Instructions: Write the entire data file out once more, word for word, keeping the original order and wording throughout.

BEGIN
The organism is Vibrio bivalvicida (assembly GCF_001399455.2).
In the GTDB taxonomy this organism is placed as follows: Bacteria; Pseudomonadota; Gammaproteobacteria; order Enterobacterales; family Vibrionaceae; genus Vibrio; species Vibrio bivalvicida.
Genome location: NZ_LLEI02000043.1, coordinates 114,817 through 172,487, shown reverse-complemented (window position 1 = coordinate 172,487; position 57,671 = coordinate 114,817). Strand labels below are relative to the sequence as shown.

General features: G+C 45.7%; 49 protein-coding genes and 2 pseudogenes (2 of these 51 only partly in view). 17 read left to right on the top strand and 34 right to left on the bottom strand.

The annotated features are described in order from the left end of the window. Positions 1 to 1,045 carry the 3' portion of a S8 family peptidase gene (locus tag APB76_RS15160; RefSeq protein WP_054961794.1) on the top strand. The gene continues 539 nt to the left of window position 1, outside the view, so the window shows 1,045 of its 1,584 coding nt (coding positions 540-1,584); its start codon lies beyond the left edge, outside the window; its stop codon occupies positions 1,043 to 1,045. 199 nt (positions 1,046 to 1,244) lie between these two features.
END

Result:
The organism is Vibrio bivalvicida (assembly GCF_001399455.2).
In the GTDB taxonomy this organism is placed as follows: Bacteria; Pseudomonadota; Gammaproteobacteria; order Enterobacterales; family Vibrionaceae; genus Vibrio; species Vibrio bivalvicida.
Genome location: NZ_LLEI02000043.1, coordinates 114,817 through 172,487, shown reverse-complemented (window position 1 = coordinate 172,487; position 57,671 = coordinate 114,817). Strand labels below are relative to the sequence as shown.

General features: G+C 45.7%; 49 protein-coding genes and 2 pseudogenes (2 of these 51 only partly in view). 17 read left to right on the top strand and 34 right to left on the bottom strand.

The annotated features are described in order from the left end of the window. Positions 1 to 1,045 carry the 3' portion of a S8 family peptidase gene (locus tag APB76_RS15160; RefSeq protein WP_054961794.1) on the top strand. The gene continues 539 nt to the left of window position 1, outside the view, so the window shows 1,045 of its 1,584 coding nt (coding positions 540-1,584); its start codon lies beyond the left edge, outside the window; its stop codon occupies positions 1,043 to 1,045. 199 nt (positions 1,046 to 1,244) lie between these two features.